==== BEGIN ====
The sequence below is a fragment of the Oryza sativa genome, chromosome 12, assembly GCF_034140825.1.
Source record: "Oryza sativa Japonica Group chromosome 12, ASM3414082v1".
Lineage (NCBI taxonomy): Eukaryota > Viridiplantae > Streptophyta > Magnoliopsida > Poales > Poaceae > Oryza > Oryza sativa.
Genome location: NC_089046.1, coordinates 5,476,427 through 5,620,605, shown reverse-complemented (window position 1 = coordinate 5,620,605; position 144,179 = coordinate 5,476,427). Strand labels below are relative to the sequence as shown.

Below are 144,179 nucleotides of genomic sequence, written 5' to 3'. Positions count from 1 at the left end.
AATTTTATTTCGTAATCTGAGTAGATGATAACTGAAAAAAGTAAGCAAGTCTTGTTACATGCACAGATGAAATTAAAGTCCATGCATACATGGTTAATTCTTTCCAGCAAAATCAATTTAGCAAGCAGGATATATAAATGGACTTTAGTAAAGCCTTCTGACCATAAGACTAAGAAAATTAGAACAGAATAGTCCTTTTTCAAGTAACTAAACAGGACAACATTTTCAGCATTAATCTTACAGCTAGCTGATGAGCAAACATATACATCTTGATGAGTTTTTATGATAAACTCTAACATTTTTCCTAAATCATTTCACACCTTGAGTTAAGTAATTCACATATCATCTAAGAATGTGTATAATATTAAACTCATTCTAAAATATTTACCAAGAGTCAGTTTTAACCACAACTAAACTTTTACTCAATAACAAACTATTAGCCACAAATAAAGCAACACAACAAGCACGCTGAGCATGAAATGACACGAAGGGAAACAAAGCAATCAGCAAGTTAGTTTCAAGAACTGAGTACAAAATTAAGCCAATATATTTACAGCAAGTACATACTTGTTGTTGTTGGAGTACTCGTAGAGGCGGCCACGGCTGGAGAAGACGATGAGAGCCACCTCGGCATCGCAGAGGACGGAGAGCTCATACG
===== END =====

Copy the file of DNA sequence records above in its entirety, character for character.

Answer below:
The sequence below is a fragment of the Oryza sativa genome, chromosome 12, assembly GCF_034140825.1.
Source record: "Oryza sativa Japonica Group chromosome 12, ASM3414082v1".
Lineage (NCBI taxonomy): Eukaryota > Viridiplantae > Streptophyta > Magnoliopsida > Poales > Poaceae > Oryza > Oryza sativa.
Genome location: NC_089046.1, coordinates 5,476,427 through 5,620,605, shown reverse-complemented (window position 1 = coordinate 5,620,605; position 144,179 = coordinate 5,476,427). Strand labels below are relative to the sequence as shown.

Below are 144,179 nucleotides of genomic sequence, written 5' to 3'. Positions count from 1 at the left end.
AATTTTATTTCGTAATCTGAGTAGATGATAACTGAAAAAAGTAAGCAAGTCTTGTTACATGCACAGATGAAATTAAAGTCCATGCATACATGGTTAATTCTTTCCAGCAAAATCAATTTAGCAAGCAGGATATATAAATGGACTTTAGTAAAGCCTTCTGACCATAAGACTAAGAAAATTAGAACAGAATAGTCCTTTTTCAAGTAACTAAACAGGACAACATTTTCAGCATTAATCTTACAGCTAGCTGATGAGCAAACATATACATCTTGATGAGTTTTTATGATAAACTCTAACATTTTTCCTAAATCATTTCACACCTTGAGTTAAGTAATTCACATATCATCTAAGAATGTGTATAATATTAAACTCATTCTAAAATATTTACCAAGAGTCAGTTTTAACCACAACTAAACTTTTACTCAATAACAAACTATTAGCCACAAATAAAGCAACACAACAAGCACGCTGAGCATGAAATGACACGAAGGGAAACAAAGCAATCAGCAAGTTAGTTTCAAGAACTGAGTACAAAATTAAGCCAATATATTTACAGCAAGTACATACTTGTTGTTGTTGGAGTACTCGTAGAGGCGGCCACGGCTGGAGAAGACGATGAGAGCCACCTCGGCATCGCAGAGGACGGAGAGCTCATACG